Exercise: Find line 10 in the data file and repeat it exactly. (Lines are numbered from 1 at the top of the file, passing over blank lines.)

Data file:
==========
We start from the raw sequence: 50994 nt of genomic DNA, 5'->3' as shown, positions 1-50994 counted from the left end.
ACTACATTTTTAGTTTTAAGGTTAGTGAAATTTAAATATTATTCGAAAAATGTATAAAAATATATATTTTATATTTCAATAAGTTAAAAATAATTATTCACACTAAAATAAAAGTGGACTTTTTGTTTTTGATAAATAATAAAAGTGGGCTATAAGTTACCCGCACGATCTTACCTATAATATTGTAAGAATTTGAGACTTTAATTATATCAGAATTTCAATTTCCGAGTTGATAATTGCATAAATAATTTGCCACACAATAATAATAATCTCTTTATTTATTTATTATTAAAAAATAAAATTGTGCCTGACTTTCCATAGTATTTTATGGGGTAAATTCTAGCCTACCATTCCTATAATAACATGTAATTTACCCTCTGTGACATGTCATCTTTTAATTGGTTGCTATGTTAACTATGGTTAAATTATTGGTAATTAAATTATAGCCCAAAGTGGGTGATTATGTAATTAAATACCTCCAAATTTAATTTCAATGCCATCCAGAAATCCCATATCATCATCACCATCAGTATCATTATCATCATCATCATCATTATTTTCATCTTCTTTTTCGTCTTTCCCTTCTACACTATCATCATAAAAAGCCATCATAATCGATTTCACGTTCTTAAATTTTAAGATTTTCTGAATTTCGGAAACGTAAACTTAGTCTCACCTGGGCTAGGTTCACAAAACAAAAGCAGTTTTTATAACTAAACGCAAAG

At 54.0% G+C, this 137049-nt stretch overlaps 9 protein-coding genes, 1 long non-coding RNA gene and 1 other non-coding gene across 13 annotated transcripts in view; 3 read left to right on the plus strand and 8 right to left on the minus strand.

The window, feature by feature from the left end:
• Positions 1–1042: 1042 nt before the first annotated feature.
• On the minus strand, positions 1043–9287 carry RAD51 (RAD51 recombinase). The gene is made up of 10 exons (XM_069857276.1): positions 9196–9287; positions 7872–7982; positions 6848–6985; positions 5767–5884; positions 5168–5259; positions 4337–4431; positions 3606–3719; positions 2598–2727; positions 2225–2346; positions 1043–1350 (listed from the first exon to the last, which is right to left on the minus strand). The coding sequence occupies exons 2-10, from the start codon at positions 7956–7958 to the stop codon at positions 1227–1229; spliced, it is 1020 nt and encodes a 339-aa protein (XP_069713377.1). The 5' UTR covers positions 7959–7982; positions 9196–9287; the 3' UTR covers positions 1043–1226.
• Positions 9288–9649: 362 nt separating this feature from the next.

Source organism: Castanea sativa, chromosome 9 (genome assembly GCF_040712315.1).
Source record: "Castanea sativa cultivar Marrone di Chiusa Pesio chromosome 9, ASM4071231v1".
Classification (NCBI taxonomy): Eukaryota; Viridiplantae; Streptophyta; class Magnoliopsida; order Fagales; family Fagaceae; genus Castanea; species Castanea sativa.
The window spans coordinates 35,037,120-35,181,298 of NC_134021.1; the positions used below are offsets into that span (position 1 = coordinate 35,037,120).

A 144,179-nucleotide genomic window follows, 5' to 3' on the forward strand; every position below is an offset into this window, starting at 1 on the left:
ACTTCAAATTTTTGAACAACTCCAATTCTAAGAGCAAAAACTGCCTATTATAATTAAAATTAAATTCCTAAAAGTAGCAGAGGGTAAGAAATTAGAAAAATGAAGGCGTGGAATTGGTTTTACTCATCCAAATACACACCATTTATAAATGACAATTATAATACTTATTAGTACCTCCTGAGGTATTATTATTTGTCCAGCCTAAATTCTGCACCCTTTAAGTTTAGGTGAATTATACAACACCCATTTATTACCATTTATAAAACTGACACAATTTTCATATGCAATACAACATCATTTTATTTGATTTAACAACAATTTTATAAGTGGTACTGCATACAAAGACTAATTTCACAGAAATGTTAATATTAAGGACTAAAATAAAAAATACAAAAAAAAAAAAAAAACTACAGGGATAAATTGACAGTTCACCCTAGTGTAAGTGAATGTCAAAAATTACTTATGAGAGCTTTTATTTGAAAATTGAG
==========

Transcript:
Classification (NCBI taxonomy): Eukaryota; Viridiplantae; Streptophyta; class Magnoliopsida; order Fagales; family Fagaceae; genus Castanea; species Castanea sativa.